For states like China and Russia, the current status quo of the Internet means a security risk for multiple reasons. It enables free access to uncensored information, it is a medium hard to control, it limits the influence of state actors and it is an area of absolute technologic and software domination of the U.S. private companies. In the context of the absence of international consensus to make the rules and regulations in the form of intergovernmental arrangements that enforce the dominant role of the state in cyberspace, China and Russia take matters into their own hands in order to protect their regimes. That leads to deepening balkanization of the Internet where every country introduces its own rules and regulations that disrupt the natural character of the cyberspace under the guise of security threats. Similarly to the origin of state sovereignty in Middle Age Europe, the states are currently trying to achieve state sovereignty in cyberspace by building imaginary borders through fear and coercion. The insurmountable obstacle is the uncontrollable structure of the Internet allowing encoding, usage of proxy servers or peer-to-peer programs and the endless development of new anonymization tools all help the users to not only stay completely out of reach of state control but also to surf the Internet without limits. Another problem is the aforementioned technological inferiority. Controlled, restrictive and non-market environment limits the capability of innovation and development and leaves the balkanized states either technologically limited and isolated or dependent on foreign products.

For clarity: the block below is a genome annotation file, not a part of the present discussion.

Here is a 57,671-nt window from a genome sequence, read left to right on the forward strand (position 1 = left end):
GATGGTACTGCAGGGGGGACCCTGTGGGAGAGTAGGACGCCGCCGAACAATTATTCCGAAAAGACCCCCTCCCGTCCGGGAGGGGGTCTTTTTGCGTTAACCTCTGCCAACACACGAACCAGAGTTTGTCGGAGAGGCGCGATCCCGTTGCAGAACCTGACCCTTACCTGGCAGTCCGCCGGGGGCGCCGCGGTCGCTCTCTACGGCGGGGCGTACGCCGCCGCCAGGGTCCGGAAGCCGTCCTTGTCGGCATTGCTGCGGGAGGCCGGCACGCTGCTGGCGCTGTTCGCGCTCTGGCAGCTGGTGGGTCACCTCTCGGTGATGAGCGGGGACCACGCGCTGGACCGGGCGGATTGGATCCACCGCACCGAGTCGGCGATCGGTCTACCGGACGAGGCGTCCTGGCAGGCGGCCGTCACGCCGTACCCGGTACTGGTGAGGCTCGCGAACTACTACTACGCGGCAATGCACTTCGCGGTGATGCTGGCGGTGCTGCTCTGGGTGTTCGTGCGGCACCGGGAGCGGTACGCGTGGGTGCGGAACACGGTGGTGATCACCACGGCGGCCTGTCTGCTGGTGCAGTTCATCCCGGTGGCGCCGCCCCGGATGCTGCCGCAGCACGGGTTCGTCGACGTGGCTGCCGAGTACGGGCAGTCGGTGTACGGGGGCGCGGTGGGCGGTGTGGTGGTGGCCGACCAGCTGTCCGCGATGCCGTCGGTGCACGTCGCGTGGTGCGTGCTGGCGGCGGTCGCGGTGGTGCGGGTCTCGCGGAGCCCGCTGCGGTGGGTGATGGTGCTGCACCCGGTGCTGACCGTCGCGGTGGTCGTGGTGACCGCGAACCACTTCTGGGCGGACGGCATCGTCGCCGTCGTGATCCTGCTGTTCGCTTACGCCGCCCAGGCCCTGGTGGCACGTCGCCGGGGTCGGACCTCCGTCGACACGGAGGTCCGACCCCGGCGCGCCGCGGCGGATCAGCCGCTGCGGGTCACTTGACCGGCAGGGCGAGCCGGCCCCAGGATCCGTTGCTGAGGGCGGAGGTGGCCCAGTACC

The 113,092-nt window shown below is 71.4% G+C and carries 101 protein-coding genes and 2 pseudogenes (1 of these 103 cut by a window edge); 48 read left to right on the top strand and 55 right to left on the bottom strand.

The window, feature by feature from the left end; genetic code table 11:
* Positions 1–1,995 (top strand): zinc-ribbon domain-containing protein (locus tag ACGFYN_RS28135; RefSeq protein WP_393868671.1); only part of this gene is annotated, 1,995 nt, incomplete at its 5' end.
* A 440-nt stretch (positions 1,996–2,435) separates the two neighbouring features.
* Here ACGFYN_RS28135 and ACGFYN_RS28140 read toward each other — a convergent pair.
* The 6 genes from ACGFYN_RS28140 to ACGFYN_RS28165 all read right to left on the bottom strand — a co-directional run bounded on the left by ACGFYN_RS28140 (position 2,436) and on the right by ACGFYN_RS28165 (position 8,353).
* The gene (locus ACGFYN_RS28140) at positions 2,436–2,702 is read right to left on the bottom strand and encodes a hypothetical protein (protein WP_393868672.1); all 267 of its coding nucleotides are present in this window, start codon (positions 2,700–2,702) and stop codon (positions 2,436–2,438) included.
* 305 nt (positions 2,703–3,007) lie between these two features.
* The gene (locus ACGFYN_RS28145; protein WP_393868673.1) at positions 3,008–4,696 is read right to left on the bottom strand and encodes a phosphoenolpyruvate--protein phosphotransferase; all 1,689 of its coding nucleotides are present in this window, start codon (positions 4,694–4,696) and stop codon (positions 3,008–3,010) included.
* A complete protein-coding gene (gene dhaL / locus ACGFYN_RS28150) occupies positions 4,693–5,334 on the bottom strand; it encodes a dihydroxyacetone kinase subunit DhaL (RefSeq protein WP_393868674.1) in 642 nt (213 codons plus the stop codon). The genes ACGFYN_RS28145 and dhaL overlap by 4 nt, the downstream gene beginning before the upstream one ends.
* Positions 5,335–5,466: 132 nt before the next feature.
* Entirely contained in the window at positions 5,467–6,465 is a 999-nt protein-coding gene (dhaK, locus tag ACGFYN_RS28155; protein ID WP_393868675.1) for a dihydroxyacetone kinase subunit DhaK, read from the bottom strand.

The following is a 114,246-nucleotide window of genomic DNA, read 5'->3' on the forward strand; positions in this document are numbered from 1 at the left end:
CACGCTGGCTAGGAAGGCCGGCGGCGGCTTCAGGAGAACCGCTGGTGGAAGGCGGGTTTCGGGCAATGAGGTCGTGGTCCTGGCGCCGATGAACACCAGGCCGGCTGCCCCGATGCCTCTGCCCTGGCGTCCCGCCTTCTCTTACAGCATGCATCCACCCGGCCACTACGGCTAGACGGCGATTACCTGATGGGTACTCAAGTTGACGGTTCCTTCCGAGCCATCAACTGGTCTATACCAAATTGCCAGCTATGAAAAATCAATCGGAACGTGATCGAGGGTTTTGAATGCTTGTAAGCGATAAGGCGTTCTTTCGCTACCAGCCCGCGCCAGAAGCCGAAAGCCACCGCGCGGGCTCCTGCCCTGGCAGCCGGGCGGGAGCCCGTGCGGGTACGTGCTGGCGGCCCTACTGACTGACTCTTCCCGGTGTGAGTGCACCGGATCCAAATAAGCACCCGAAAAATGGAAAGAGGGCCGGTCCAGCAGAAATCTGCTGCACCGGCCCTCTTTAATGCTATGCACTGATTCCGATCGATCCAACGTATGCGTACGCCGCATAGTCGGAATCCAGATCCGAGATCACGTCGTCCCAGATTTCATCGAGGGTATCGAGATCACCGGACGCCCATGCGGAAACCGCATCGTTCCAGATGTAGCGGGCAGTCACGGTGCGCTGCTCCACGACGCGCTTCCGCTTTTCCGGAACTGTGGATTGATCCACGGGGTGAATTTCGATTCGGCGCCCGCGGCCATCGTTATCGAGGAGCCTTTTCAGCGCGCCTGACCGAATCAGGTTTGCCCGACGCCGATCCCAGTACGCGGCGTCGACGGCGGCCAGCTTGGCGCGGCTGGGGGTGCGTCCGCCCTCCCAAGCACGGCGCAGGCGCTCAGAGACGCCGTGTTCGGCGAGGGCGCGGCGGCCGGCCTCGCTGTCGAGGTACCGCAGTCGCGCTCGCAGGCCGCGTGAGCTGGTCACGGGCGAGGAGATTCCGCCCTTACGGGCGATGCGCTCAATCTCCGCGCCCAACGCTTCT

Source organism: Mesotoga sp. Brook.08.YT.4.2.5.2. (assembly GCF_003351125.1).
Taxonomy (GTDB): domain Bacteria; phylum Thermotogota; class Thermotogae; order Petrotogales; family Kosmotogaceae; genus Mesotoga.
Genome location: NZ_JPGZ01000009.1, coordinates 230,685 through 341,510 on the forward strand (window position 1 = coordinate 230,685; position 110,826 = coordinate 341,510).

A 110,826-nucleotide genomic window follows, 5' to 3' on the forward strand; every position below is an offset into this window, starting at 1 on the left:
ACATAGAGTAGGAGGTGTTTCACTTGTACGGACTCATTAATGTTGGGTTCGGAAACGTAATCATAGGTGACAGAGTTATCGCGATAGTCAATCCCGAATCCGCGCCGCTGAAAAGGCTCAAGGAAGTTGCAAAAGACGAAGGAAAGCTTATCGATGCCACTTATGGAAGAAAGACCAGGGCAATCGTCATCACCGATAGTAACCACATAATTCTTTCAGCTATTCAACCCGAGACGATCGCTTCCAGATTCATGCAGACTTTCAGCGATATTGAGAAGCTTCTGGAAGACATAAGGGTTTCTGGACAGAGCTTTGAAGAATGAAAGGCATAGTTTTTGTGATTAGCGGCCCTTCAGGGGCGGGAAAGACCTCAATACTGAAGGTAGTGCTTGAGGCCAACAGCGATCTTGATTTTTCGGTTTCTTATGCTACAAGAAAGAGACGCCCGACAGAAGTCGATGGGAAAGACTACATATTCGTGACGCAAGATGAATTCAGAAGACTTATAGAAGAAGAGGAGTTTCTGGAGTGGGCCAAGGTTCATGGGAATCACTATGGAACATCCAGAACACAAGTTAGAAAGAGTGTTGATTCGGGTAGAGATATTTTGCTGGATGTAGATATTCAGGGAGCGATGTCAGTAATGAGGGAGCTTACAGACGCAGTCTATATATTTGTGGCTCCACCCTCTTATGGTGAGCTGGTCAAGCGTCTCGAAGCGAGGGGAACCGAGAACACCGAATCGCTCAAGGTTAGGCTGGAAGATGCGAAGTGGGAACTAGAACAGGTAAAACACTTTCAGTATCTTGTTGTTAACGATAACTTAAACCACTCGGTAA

Despite the criticism of the NSA surveillance programs leaked by Edward Snowden, newly passed Freedom Act prevented the intelligence services from unlimited access to personal information and user data without judicial permission. Unequivocal, long-term strategy of the U.S. government is the refusal to dictate security standards to the private sector. The goal is to maintain the current status quo where the cyberspace is a domain of private actors, independent agencies not controlled by the state, that create an innovative, creative and freely developing environment. Model of Russia and China based on state regulation and control of the Internet displays the opposite values and undermines the essence of this domain. The creation of the international regulatory frame is unlikely while total balkanization of the Internet is both technically and technologically unfeasible. Cyberspace thus remains a perfect tool of information control for authoritarian regimes, but its inherent features will continue to weaken the dominant role of the state.

About author: Petr Boháček